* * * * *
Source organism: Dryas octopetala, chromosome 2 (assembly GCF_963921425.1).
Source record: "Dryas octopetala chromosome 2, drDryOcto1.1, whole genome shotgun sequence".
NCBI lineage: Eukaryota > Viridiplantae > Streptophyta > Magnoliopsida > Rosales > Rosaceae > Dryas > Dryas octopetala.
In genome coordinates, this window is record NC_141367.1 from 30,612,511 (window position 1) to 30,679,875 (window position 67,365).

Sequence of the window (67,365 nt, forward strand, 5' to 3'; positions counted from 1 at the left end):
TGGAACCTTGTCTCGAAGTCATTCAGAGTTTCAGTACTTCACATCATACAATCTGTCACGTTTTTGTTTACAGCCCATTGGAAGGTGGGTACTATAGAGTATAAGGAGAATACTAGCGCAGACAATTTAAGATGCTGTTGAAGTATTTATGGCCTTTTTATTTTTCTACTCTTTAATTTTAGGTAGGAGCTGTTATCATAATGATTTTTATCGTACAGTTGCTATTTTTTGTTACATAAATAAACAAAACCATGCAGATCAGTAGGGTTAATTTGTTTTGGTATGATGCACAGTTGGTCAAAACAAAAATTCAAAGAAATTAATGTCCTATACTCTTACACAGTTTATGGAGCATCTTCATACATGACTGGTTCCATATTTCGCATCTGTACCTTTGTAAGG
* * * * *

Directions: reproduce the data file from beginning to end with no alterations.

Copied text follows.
Source organism: Dryas octopetala, chromosome 2 (assembly GCF_963921425.1).
Source record: "Dryas octopetala chromosome 2, drDryOcto1.1, whole genome shotgun sequence".
NCBI lineage: Eukaryota > Viridiplantae > Streptophyta > Magnoliopsida > Rosales > Rosaceae > Dryas > Dryas octopetala.
In genome coordinates, this window is record NC_141367.1 from 30,612,511 (window position 1) to 30,679,875 (window position 67,365).

Sequence of the window (67,365 nt, forward strand, 5' to 3'; positions counted from 1 at the left end):
TGGAACCTTGTCTCGAAGTCATTCAGAGTTTCAGTACTTCACATCATACAATCTGTCACGTTTTTGTTTACAGCCCATTGGAAGGTGGGTACTATAGAGTATAAGGAGAATACTAGCGCAGACAATTTAAGATGCTGTTGAAGTATTTATGGCCTTTTTATTTTTCTACTCTTTAATTTTAGGTAGGAGCTGTTATCATAATGATTTTTATCGTACAGTTGCTATTTTTTGTTACATAAATAAACAAAACCATGCAGATCAGTAGGGTTAATTTGTTTTGGTATGATGCACAGTTGGTCAAAACAAAAATTCAAAGAAATTAATGTCCTATACTCTTACACAGTTTATGGAGCATCTTCATACATGACTGGTTCCATATTTCGCATCTGTACCTTTGTAAGG